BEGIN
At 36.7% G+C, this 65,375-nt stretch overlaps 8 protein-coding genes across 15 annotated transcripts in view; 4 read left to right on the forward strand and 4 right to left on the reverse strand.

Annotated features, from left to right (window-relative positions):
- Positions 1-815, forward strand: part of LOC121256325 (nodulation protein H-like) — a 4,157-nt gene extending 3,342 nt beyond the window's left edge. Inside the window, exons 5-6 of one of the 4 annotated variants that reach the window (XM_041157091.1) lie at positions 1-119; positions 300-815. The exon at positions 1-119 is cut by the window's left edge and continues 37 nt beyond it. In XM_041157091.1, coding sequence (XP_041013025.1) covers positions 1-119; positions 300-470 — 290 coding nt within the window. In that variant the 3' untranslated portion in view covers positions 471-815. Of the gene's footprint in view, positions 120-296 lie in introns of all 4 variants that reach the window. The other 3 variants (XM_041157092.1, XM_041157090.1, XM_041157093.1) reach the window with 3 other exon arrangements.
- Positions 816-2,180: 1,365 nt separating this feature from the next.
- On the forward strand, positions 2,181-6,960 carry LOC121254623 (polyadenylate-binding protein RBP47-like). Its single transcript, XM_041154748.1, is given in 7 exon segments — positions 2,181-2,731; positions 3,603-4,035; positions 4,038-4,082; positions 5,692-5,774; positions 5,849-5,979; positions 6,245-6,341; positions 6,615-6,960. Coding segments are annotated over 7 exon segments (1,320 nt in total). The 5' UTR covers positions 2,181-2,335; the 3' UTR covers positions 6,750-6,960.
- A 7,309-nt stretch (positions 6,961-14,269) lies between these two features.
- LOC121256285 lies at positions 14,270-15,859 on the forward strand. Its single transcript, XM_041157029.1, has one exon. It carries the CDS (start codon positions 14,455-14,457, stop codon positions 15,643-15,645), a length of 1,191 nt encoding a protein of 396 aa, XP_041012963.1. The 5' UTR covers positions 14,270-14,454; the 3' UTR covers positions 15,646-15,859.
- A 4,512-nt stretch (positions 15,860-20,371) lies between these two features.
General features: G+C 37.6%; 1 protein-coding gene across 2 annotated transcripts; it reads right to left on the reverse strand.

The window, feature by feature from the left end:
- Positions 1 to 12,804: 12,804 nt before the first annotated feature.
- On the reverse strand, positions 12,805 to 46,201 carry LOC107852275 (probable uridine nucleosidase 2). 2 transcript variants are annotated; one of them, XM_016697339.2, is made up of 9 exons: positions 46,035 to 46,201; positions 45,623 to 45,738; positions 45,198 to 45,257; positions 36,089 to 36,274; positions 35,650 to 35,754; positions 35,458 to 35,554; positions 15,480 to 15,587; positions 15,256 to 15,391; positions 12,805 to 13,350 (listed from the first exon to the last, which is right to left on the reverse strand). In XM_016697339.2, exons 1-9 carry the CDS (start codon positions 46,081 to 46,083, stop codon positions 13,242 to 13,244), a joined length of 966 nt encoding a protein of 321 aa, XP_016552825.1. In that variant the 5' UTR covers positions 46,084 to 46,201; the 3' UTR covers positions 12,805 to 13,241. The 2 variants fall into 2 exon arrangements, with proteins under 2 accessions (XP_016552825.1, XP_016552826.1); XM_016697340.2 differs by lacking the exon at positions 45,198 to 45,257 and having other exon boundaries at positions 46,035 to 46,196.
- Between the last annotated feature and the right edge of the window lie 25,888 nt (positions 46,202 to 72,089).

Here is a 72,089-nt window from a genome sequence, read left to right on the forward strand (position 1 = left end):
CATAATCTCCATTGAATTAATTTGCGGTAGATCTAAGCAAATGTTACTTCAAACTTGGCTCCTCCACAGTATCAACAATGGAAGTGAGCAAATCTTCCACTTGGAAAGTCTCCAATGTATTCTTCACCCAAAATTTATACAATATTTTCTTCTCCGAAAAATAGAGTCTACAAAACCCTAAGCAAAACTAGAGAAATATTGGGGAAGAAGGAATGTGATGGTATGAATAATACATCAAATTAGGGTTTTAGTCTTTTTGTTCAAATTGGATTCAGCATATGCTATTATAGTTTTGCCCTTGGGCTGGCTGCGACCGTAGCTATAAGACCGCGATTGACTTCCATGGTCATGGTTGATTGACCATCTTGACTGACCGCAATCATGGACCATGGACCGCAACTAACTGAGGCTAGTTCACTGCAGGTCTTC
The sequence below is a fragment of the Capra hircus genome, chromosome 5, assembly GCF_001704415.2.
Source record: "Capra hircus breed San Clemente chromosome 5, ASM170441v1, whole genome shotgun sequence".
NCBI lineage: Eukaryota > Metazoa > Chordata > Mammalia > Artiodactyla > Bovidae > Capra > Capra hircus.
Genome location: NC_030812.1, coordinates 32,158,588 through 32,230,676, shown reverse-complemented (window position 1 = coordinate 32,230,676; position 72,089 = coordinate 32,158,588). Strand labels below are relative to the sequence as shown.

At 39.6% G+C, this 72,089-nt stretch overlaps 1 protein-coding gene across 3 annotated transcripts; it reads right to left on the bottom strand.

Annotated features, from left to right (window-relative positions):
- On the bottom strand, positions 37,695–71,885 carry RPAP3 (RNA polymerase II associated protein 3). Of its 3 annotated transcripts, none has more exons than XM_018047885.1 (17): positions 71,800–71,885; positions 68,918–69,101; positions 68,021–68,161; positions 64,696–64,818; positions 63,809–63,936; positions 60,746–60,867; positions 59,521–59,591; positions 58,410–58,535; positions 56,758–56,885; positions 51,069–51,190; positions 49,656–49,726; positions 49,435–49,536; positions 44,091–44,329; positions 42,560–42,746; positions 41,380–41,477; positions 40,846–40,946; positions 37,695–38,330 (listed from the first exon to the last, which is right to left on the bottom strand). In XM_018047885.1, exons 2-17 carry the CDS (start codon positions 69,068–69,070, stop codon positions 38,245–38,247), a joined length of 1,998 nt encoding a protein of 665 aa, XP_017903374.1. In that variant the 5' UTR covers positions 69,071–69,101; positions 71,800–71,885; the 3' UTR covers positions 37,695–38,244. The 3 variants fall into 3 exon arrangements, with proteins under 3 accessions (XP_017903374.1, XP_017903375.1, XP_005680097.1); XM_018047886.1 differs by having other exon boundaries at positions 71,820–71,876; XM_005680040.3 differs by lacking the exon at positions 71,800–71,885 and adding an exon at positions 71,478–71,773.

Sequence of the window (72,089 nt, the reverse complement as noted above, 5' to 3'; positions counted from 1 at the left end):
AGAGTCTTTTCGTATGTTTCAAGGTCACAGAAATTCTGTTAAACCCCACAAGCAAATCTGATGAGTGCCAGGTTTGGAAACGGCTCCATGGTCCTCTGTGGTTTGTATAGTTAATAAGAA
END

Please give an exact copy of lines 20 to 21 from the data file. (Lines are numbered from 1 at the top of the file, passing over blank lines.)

At 39.6% G+C, this 72,089-nt stretch overlaps 1 protein-coding gene across 3 annotated transcripts; it reads right to left on the bottom strand.

Annotated features, from left to right (window-relative positions):